Japanese Study Explores Risk Factors for Non-Melanoma Skin Cancer
Posted: Tuesday, October 6, 2020
Skin cancer is the most commonly diagnosed type of cancer in people with fair skin; however, there has yet to be an epidemiologic study of skin cancer in Asian populations. However, recently published in Cancer Science, a Japan Public Health Center-based prospective study examined the incidence of non-melanoma skin cancers in Japan. The study was a collaboration among researchers from multiple Japanese institutions and led by Shoichiro Tsugane, MD, PhD, of the Center for Public Health Sciences, National Cancer Center, Tokyo.
Two cohorts of patients between the ages of 40 and 69 were enrolled in the study, totaling 140,420 participants; cohort I began enrollment in 1990 and cohort II, in 1993. After exclusions, a final cohort of 95,990 participants was analyzed. Participants were classified according to lifestyle factors, occupational type, sex, and family history of cancer. Follow-up occurred in 2012 and 2013.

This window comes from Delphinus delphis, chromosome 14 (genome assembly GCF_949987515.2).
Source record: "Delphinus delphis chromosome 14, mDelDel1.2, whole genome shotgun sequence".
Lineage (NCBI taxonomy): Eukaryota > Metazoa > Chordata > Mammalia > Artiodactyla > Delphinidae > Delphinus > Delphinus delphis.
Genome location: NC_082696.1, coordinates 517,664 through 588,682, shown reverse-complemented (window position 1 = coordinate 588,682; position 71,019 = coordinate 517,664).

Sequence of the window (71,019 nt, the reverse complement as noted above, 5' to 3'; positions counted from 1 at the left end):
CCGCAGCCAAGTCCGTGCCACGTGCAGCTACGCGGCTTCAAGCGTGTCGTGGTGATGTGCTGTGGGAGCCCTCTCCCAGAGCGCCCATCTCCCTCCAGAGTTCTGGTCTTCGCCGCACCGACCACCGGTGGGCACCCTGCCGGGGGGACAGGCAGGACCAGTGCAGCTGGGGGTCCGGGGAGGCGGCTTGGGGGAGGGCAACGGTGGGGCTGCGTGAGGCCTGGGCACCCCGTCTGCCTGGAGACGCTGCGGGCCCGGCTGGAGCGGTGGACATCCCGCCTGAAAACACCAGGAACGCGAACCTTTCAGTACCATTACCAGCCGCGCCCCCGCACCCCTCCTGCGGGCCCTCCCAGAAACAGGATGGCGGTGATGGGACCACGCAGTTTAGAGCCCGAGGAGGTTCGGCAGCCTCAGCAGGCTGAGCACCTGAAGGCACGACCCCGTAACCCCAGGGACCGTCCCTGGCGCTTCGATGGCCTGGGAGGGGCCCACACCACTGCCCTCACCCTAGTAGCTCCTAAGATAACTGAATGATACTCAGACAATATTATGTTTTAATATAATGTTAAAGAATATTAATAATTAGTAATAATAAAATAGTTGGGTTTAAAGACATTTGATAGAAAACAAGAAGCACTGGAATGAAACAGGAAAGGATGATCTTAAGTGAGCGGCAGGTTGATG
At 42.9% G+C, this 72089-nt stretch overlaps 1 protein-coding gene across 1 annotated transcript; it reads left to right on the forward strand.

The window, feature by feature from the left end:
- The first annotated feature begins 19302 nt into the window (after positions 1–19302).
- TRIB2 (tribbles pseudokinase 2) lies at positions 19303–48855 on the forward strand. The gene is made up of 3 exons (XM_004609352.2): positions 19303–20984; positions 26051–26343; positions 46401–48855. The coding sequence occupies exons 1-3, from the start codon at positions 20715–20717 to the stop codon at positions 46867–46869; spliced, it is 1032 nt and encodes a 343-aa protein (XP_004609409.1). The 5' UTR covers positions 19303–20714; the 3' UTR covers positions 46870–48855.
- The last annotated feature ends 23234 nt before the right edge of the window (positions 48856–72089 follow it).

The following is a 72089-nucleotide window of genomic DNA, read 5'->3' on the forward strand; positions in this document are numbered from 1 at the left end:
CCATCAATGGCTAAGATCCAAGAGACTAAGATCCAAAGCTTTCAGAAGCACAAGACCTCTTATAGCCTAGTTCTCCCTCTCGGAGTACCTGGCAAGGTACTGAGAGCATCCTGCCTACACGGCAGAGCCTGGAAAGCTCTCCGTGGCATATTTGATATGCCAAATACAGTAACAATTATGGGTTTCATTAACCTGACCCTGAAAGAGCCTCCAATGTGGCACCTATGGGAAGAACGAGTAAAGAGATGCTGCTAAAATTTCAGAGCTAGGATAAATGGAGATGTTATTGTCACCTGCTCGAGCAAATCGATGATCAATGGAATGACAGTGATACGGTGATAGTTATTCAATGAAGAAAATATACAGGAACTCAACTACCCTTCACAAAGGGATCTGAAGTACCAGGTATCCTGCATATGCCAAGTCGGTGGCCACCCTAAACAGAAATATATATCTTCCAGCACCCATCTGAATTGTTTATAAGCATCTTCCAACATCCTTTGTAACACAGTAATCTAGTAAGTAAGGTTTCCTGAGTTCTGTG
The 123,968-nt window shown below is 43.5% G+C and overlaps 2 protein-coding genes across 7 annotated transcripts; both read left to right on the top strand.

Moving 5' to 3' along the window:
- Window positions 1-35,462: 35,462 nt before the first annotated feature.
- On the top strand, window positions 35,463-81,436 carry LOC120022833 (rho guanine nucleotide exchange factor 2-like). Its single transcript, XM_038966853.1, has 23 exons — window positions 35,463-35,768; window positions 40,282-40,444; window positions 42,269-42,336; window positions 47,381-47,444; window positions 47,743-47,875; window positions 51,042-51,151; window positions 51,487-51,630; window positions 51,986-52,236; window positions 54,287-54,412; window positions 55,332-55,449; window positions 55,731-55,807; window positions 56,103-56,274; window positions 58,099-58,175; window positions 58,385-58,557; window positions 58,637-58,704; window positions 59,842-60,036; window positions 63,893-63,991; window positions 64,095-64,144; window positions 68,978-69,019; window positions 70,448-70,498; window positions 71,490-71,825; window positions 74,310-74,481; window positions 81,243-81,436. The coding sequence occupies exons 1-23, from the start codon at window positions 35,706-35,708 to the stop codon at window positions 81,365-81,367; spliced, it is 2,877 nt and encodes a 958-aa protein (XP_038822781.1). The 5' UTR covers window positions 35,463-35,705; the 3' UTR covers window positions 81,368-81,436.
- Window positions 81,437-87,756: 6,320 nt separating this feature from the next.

At follow-up, a total of 284 participants (133 men and 151 women) had been newly diagnosed with non-melanoma skin cancer since enrollment. In total, 117 patients had basal cell carcinoma, 98 patients had squamous cell carcinoma, and 69 patients had cancer of an unknown subtype.
Men with a family history of cancer had a 1.99 (95% confidence interval [CI] = 1.10–3.62) higher risk of developing squamous cell carcinoma; similarly, men who worked outdoors had a 2.18 (95% CI = 1.17–4.04) higher risk. Outdoor work did not carry the same risk for basal cell carcinoma, nor was there any difference in risk between women who worked in outdoor versus indoor environments. None of the lifestyle factors examined in the study—including smoking status, alcohol consumption, physical activity, body mass index, and caffeine consumption—appeared to contribute to an increased risk of skin cancer in either men or women.
Disclosure: The study authors reported no conflicts of interest.